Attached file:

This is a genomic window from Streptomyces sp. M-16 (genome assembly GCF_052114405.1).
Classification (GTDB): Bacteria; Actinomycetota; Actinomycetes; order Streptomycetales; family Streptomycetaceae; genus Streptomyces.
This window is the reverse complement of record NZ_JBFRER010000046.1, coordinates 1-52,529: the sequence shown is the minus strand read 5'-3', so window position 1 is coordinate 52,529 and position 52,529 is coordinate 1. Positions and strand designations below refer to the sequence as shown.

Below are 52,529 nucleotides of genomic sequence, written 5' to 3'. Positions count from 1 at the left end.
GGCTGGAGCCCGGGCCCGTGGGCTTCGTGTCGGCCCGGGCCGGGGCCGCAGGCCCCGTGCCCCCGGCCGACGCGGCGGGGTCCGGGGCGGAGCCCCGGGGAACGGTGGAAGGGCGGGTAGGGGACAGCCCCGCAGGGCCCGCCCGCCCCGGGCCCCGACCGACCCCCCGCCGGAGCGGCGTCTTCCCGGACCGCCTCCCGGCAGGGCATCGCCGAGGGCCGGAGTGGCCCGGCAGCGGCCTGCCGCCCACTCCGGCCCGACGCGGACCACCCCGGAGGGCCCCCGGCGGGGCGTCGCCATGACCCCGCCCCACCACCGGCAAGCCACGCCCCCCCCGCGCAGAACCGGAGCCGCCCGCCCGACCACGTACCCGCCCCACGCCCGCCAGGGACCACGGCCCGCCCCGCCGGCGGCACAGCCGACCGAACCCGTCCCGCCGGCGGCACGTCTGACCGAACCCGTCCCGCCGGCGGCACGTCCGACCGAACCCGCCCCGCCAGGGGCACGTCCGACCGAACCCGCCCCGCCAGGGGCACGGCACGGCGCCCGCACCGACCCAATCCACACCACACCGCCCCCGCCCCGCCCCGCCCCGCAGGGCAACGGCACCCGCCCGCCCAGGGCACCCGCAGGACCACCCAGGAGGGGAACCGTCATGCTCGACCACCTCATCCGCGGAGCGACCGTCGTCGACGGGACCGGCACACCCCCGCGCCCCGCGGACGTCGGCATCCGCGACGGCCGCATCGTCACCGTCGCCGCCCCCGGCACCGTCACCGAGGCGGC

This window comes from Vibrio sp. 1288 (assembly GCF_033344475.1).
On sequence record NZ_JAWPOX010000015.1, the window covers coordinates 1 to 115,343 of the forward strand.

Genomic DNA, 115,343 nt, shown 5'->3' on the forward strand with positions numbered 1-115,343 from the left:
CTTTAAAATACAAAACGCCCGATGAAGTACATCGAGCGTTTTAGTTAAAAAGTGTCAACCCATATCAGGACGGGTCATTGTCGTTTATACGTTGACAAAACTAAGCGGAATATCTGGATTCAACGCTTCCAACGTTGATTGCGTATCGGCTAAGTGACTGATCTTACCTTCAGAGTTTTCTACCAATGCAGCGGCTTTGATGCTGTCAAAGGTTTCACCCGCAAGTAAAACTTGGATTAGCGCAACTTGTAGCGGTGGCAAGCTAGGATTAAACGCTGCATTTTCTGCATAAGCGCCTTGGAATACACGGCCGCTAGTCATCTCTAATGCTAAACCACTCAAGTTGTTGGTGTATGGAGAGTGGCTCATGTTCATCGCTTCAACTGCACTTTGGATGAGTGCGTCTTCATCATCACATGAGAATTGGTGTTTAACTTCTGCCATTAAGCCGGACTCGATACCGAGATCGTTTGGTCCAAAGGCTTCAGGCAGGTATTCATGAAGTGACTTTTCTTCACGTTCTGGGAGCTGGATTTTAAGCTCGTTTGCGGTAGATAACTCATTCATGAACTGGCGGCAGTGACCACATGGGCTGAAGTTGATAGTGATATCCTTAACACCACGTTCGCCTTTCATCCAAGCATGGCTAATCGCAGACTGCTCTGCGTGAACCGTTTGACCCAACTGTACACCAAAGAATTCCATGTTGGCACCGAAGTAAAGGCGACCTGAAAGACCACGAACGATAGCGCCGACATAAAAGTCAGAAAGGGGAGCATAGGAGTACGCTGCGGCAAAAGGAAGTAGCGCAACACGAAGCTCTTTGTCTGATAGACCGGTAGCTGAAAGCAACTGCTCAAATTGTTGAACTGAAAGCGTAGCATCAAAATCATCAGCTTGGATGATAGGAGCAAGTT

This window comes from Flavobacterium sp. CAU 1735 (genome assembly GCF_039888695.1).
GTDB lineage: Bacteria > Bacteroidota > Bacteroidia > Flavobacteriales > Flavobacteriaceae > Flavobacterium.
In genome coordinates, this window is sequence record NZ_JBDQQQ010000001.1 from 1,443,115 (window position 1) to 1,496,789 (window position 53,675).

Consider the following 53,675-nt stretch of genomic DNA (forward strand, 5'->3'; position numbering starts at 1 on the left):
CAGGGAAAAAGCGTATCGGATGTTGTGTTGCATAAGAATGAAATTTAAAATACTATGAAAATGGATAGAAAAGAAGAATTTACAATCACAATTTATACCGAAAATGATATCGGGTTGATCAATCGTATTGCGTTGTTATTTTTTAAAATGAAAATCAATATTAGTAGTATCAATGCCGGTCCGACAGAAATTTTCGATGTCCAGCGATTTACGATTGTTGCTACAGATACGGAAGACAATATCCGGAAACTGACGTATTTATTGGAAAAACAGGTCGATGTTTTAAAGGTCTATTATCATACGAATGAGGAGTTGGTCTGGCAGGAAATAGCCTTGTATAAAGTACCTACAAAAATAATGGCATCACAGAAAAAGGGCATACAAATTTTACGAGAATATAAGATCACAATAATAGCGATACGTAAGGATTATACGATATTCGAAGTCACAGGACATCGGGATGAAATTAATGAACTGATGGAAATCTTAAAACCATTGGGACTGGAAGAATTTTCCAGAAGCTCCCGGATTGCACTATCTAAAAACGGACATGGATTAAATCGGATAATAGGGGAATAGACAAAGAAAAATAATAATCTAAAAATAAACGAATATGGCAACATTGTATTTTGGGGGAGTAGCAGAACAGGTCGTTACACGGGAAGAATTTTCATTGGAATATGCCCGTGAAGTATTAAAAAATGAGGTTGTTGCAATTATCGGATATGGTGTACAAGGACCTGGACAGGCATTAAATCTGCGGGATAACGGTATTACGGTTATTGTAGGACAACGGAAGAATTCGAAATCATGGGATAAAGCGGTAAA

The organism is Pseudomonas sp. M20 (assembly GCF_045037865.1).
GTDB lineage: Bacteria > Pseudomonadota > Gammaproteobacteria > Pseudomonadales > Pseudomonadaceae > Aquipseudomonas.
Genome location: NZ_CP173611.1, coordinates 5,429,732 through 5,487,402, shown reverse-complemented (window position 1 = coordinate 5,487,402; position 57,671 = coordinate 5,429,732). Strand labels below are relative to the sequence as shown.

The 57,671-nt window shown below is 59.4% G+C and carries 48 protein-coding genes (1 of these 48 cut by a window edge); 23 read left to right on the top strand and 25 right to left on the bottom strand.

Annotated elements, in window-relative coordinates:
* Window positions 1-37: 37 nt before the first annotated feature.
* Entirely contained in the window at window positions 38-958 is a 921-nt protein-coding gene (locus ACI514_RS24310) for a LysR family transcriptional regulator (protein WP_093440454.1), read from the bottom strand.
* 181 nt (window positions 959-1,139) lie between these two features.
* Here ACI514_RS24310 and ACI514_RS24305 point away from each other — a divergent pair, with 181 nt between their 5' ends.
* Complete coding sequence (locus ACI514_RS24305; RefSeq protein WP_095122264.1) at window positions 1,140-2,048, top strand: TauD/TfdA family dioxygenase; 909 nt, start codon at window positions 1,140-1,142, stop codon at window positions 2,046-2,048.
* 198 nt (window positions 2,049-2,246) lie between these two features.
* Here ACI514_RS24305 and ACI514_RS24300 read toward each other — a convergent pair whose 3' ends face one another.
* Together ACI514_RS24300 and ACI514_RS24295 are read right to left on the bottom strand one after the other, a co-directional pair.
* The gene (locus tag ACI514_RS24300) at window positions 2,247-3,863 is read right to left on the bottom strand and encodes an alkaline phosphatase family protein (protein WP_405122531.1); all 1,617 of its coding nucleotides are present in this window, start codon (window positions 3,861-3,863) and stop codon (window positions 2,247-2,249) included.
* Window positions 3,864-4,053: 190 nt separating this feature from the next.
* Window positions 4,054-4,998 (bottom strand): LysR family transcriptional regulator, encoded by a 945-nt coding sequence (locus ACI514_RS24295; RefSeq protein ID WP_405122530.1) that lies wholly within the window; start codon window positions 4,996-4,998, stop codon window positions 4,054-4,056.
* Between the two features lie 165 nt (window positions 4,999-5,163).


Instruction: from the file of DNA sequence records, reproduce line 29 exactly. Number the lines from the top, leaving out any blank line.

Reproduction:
* Window positions 3,864-4,053: 190 nt separating this feature from the next.